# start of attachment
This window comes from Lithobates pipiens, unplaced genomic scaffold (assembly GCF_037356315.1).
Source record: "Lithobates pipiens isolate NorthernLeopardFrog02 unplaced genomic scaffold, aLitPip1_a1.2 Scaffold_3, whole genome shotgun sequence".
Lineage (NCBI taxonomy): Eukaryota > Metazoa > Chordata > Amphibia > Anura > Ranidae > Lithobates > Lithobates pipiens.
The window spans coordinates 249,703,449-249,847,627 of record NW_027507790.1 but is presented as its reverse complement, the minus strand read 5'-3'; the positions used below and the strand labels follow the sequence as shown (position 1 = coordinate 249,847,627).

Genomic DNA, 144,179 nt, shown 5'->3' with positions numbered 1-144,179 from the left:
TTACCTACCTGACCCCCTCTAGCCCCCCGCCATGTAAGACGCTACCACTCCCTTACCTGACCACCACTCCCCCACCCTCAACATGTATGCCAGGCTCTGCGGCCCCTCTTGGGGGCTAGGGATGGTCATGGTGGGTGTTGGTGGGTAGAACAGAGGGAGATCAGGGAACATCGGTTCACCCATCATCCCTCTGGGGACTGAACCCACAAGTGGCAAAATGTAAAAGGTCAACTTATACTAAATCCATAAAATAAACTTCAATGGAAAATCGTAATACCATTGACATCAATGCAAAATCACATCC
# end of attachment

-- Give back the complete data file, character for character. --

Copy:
This window comes from Lithobates pipiens, unplaced genomic scaffold (assembly GCF_037356315.1).
Source record: "Lithobates pipiens isolate NorthernLeopardFrog02 unplaced genomic scaffold, aLitPip1_a1.2 Scaffold_3, whole genome shotgun sequence".
Lineage (NCBI taxonomy): Eukaryota > Metazoa > Chordata > Amphibia > Anura > Ranidae > Lithobates > Lithobates pipiens.
The window spans coordinates 249,703,449-249,847,627 of record NW_027507790.1 but is presented as its reverse complement, the minus strand read 5'-3'; the positions used below and the strand labels follow the sequence as shown (position 1 = coordinate 249,847,627).

Genomic DNA, 144,179 nt, shown 5'->3' with positions numbered 1-144,179 from the left:
TTACCTACCTGACCCCCTCTAGCCCCCCGCCATGTAAGACGCTACCACTCCCTTACCTGACCACCACTCCCCCACCCTCAACATGTATGCCAGGCTCTGCGGCCCCTCTTGGGGGCTAGGGATGGTCATGGTGGGTGTTGGTGGGTAGAACAGAGGGAGATCAGGGAACATCGGTTCACCCATCATCCCTCTGGGGACTGAACCCACAAGTGGCAAAATGTAAAAGGTCAACTTATACTAAATCCATAAAATAAACTTCAATGGAAAATCGTAATACCATTGACATCAATGCAAAATCACATCC